Many subscribers to my show are either themselves podcasters or interested in starting a podcast. I often speak on the topic of audio production when I am an invited participant at the conferences and conventions I attend throughout the year. I have also received questions about how I produce the show’s audio from folks with no interest otherwise in audio engineering or recording a podcast. If you are interested in the audio work behind the show, here’s some information that may help answer some of the questions you have.
My production work evolves slowly over time as I change bits of the show’s sound and upgrade my home studio. I’ll do my best to keep this page up to date with how the show is currently being produced.
I created all of the background music currently used in the podcast, except the new music for The Inner Chapters. I used the stock loops that came with Apple’s GarageBand plus some loops from the free sample Jam Packs (which are no longer available). You can download an archive of the raw music files and use them under the CC BY-SA 3.0 US license.
The music for The Inner Chapters is Mo Shang’s Asian Space remix of Tafubar’s “The Wicked Thoughts of You” from Mo Shang’s remix album, “Asian Variations“. The track is used with permission from the artist.
My studio computer is a Mac Pro, the last model running the Intel Harpertown, or 5400, CPUs. It is an eight-core system that I loaded out with 10GB of RAM. The multiple cores and generous memory make short work of mixing audio, a chore that used to take the longest out of all my production work other than recording.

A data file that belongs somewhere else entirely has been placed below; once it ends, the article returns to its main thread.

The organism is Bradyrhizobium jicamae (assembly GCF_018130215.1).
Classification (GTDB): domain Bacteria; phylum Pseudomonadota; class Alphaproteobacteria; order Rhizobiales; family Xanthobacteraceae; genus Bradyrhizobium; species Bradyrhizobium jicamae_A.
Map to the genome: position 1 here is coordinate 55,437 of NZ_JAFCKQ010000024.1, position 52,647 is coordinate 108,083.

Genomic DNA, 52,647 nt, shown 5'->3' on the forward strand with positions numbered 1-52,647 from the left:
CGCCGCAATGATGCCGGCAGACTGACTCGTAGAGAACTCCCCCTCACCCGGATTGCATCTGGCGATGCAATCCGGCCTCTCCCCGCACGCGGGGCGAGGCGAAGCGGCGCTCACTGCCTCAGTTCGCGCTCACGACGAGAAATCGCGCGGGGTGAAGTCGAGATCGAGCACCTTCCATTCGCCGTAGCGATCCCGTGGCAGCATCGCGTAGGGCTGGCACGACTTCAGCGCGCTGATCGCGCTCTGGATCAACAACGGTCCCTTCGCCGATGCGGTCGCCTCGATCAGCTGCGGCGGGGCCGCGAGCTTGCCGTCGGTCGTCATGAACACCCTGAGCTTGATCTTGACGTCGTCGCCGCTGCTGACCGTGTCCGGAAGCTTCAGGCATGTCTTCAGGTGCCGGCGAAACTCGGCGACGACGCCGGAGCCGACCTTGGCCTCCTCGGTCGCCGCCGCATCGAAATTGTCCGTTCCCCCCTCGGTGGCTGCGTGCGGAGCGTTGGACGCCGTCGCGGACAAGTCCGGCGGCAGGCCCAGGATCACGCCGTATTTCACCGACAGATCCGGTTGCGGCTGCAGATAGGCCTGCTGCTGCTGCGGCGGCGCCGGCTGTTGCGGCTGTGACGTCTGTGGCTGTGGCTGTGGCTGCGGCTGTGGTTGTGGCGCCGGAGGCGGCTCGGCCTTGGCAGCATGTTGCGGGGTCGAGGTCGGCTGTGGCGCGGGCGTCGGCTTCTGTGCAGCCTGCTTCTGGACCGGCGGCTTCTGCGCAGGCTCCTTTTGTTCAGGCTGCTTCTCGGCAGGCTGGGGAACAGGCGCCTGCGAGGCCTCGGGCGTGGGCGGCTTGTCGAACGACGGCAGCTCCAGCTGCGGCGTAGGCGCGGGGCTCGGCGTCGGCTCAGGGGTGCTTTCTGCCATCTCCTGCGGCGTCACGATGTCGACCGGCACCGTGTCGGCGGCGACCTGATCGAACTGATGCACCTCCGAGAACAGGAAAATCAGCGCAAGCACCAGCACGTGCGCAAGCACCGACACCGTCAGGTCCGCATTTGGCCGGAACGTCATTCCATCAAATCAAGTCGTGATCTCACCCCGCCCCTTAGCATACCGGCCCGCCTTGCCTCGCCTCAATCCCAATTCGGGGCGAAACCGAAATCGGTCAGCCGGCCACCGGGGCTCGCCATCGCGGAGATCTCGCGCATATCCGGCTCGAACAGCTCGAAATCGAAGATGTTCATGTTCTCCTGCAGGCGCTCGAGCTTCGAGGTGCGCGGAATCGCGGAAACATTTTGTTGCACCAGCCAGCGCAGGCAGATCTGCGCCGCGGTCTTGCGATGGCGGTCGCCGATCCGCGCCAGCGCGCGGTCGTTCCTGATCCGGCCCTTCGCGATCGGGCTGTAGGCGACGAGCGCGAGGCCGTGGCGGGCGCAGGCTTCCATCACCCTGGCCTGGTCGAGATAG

I use an Alesis Multimix 8 FireWire mixer and dearly love it. I was saddened to learn that Alesis has stopped production on the FireWire version of this mixer in favor of the USB model. I have never had any audio quality issues with this mixer, it is a real performer with no latency and great preamps. I drive a single Audio Technica AT-3035 mic for in studio recording. I’ve had that mic for most of the show’s history it being one of my earliest upgrades. In researching for this page, it looks like the AT-3035 has been discontinued, not sure what the current model replacement would be.
For in studio guests I have a second AT-3035 and a pair of M-Audio Aries mics. I also use the Aries mics for field recording as although they are also powered mics, they have internal shock mounts that help cut down handling noise. My mixer maxes out at four powered XLR connectors so currently my mic collection and mixer are well matched.